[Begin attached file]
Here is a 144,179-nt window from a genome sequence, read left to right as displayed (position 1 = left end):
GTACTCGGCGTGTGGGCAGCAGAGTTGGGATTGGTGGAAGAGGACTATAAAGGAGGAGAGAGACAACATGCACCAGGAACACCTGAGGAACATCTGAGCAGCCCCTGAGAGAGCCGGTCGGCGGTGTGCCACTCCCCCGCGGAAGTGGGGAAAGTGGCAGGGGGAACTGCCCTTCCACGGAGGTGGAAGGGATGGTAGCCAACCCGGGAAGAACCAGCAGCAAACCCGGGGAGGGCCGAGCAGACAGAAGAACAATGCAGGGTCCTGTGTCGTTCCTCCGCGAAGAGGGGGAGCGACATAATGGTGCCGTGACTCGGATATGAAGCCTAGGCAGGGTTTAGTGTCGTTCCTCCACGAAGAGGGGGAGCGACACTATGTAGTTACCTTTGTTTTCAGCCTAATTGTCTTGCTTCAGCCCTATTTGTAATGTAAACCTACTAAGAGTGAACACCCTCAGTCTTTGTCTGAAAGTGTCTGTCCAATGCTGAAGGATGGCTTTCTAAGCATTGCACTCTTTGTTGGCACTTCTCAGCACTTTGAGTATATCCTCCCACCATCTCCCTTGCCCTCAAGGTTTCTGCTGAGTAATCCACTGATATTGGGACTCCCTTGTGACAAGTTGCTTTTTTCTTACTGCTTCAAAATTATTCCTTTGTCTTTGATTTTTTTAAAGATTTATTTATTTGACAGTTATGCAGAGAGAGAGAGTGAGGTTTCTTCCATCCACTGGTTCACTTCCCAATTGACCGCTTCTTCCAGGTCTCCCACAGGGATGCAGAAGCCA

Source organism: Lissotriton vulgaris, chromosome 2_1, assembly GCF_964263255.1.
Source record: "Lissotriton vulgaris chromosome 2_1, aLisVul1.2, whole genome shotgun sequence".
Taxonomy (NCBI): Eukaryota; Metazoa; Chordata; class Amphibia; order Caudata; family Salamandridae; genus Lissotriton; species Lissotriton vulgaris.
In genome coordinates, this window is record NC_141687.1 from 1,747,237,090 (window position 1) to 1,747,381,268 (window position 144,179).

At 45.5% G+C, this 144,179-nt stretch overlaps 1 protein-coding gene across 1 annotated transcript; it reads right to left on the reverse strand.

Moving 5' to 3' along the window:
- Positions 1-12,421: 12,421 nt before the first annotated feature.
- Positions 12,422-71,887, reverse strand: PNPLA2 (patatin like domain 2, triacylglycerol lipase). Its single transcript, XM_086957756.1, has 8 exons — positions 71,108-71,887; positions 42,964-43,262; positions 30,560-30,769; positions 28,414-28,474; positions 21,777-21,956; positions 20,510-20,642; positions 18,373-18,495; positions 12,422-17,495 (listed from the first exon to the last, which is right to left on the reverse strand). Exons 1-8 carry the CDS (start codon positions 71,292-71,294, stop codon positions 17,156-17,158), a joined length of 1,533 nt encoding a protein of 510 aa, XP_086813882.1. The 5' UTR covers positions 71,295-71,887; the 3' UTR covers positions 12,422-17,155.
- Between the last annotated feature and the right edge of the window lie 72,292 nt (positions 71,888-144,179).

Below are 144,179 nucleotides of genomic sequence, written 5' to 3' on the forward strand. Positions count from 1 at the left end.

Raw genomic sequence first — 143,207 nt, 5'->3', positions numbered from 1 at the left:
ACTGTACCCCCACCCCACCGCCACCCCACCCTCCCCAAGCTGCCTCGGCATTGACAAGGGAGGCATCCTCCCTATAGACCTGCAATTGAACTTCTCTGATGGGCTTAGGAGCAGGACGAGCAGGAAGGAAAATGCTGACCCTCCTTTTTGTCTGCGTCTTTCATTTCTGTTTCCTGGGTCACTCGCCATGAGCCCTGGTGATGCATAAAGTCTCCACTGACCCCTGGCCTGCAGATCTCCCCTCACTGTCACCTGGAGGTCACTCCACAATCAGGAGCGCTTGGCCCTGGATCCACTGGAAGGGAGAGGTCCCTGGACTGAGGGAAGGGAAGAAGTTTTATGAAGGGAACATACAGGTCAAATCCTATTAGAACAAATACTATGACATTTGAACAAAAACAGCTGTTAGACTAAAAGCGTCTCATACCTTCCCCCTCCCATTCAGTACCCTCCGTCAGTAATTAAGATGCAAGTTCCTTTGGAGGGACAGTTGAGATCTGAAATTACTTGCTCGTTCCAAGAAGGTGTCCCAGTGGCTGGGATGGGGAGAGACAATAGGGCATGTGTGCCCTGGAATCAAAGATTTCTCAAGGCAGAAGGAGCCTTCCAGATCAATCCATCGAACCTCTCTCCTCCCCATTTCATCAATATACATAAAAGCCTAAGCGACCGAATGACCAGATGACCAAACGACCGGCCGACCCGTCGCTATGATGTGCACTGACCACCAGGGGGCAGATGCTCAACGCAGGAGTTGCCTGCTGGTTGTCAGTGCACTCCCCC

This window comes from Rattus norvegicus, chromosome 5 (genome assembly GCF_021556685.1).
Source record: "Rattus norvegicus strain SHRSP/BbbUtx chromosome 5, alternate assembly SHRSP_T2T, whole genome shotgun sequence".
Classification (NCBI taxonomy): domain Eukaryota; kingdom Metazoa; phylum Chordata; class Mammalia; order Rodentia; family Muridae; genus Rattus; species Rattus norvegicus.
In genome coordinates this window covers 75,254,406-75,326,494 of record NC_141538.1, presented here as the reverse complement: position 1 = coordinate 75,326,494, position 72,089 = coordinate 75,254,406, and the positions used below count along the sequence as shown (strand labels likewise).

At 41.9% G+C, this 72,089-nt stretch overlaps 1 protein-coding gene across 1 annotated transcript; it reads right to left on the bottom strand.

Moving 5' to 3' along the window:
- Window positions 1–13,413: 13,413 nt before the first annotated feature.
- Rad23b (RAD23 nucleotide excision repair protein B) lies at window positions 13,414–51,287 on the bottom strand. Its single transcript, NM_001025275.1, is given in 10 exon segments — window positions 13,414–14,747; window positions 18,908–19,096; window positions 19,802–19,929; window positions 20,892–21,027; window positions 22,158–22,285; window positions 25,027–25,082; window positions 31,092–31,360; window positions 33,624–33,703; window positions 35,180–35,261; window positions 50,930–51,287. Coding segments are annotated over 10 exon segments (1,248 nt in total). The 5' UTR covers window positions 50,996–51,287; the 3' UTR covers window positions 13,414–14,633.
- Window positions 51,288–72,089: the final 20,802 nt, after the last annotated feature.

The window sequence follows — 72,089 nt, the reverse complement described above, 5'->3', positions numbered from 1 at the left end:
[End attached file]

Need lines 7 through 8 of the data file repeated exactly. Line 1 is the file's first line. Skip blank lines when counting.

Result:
At 45.5% G+C, this 144,179-nt stretch overlaps 1 protein-coding gene across 1 annotated transcript; it reads right to left on the reverse strand.

Moving 5' to 3' along the window: